Friday, August 16, 2019

Friday Finds

• Series 7 of Endeavour has begun filming, according to The Killing Times, and an eighth season of that popular historical crime series has already been commissioned by British television network ITV. Endeavour shows in the States under PBS-TV’s Masterpiece Mystery! umbrella. The Killing Times has this to say about stories to come:
The seventh series will consist of three, brand-new interconnecting feature-length films. Each film will once again be written by Russell Lewis who has penned all 27 Endeavour screenplays to date. …

The new trilogy of films mark Endeavour [Morse, played by Shaun Evans] and his colleagues entering a new decade and era of change. Opening on New Year’s Eve 1970, normal order has been resumed, and the team reunited at Castle Gate CID, with Chief Superintendent Bright [Anton Lesser] back in charge. However, the events of the past year have left their mark, and the new series will see old friendships challenged and new relationships blossom.

In the dawn of women’s liberation, social progression and scientific growth, the 1970s begin for Oxford’s finest with the discovery of a body at the canal towpath on New Year’s Day. With the only clue in the investigation a witness who heard whistling on the night of the crime, the team have their work cut out to uncover their culprit.

With a strong, overarching plot connecting the three films, the seventh series will test Endeavour’s moral compass to breaking point, both personally and professionally.
• Here’s one non-fiction book I’m looking forward to reading this fall: Barry Forshaw’s Crime Fiction: A Reader’s Guide (Oldcastle). As press materials explain, that 448-page work strives to be quite comprehensive in its treatment of the genre: “Every major writer is included, along with many other more esoteric choices. Focusing on a key book (or books) by each writer, and with essays on key crime genres, Crime Fiction: A Reader's Guide is designed to be both a crime fan’s shopping list and a pithy, opinionated but unstuffy reference tool and history. Most judgements are generous (though not uncritical), and there is a host of entertaining, informed entries on related films and TV.” British critic Forshaw’s last, shorter book, Historical Noir, was a splendid resource, and I expect Crime Fiction: A Reader’s Guide to be equally enlightening. Amazon shows that it’s due out in Britain on November 21, and in the States next summer.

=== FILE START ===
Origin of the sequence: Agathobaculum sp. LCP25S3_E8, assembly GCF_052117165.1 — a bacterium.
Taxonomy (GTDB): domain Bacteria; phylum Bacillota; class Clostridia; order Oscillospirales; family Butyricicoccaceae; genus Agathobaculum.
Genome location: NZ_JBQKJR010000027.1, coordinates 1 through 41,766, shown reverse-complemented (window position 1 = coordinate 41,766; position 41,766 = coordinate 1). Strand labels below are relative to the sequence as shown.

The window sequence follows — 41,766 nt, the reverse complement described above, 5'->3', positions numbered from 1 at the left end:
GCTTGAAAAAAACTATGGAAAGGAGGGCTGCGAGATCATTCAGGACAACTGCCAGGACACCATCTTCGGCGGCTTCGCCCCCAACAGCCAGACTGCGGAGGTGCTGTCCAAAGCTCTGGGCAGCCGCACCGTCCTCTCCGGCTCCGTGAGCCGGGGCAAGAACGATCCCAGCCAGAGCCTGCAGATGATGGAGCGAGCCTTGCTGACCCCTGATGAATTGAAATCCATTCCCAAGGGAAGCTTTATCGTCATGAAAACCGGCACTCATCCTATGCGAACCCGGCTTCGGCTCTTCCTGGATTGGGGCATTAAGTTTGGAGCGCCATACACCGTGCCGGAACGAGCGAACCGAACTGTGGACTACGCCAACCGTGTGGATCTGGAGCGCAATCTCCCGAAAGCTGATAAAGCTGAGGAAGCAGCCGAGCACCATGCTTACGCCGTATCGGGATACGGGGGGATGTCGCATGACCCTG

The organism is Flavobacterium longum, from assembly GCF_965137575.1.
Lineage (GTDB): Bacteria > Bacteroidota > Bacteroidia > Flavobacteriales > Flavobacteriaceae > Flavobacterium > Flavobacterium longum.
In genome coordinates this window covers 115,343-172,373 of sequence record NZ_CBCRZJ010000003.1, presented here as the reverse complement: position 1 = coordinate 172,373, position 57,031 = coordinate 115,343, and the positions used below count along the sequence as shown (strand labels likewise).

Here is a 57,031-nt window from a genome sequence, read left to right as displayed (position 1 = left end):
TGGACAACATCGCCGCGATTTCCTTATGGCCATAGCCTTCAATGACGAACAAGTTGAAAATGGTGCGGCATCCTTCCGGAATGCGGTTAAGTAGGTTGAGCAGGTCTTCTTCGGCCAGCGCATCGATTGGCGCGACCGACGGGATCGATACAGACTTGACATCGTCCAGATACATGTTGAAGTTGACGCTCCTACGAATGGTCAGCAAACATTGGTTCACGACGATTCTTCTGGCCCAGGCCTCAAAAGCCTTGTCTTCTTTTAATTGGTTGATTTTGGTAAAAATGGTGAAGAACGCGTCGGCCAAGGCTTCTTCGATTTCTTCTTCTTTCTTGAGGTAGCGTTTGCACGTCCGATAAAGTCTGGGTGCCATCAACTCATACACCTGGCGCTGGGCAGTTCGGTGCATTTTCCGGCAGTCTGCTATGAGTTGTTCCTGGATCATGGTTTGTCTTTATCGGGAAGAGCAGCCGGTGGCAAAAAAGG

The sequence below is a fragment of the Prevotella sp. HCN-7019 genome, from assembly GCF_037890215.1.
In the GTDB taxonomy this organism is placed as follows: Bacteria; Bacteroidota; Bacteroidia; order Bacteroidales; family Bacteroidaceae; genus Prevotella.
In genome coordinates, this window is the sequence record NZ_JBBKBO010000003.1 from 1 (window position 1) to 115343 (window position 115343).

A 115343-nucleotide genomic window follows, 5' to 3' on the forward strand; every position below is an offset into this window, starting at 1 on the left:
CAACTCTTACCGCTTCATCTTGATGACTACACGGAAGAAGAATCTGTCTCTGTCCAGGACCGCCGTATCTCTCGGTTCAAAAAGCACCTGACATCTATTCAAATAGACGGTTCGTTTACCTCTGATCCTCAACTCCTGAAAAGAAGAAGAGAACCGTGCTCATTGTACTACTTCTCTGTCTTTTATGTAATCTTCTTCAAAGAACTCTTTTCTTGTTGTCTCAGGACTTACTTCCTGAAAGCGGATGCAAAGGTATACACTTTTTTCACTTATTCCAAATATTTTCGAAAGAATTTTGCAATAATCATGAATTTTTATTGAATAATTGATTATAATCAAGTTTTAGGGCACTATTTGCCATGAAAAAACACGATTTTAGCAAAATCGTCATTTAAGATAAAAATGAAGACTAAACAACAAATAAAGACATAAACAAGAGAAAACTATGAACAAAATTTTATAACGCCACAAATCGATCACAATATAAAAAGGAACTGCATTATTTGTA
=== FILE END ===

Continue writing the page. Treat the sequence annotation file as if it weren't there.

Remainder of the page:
• It appears The Seattle Times is doubling up on its crime-fiction coverage. Adam Woog has been writing about this genre for many years, but now arts critic Moira Macdonald has posted the first installment of her new monthly column, “The Plot Thickens.” My initial impression is that she’s interested primarily in best-seller material, but let’s watch to see how her column develops over time.

• Criminal Element’s new entry in its series looking back at 65 years worth of books that have won the Edgar Award for Best Novel focuses on L.R. Wright’s The Suspect (1985). Writes Doreen Sheridan:
The first Canadian winner ... features, perhaps stereotypically, ... a Mountie and a librarian politely declining to discuss a murder where they both know whodunnit. The Mountie is Staff Sergeant Karl Alberg, a divorced forty-something who misses his daughters back in Calgary but has no intention of leaving his posting on Canada’s Sunshine Coast, a beautiful if difficult-to-access stretch of shoreline just north of Vancouver. The librarian is Cassandra Mitchell, also in her forties, who moved to the town of Sechelt to be close to her aging mother. Cassandra and Karl connect through a lonely hearts ad she posted but find their burgeoning romance tested by their individual relationships with George Wilcox, the titular suspect who kills a man on the very first page of this novel.”
• And William Lampkin is posting photos from PulpFest 2019 in his blog, Yellowed Perils. PulpFest is currently underway in Pittsburgh, Pennsylvania. It strikes me as an annual event I really should attend sometime, though given the number of collectible items on sale, my bank account might be better off if I stay home.

No comments: